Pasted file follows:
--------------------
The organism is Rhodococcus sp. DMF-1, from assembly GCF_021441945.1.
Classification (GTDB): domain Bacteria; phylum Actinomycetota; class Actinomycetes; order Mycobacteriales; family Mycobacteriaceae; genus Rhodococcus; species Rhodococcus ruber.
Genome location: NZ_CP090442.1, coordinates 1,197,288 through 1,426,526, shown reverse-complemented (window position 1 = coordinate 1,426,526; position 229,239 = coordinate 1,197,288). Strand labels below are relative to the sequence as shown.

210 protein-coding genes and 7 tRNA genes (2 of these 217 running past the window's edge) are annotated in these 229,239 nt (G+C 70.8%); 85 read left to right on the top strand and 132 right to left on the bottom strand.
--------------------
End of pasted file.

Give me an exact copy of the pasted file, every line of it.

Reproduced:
The organism is Rhodococcus sp. DMF-1, from assembly GCF_021441945.1.
Classification (GTDB): domain Bacteria; phylum Actinomycetota; class Actinomycetes; order Mycobacteriales; family Mycobacteriaceae; genus Rhodococcus; species Rhodococcus ruber.
Genome location: NZ_CP090442.1, coordinates 1,197,288 through 1,426,526, shown reverse-complemented (window position 1 = coordinate 1,426,526; position 229,239 = coordinate 1,197,288). Strand labels below are relative to the sequence as shown.

210 protein-coding genes and 7 tRNA genes (2 of these 217 running past the window's edge) are annotated in these 229,239 nt (G+C 70.8%); 85 read left to right on the top strand and 132 right to left on the bottom strand.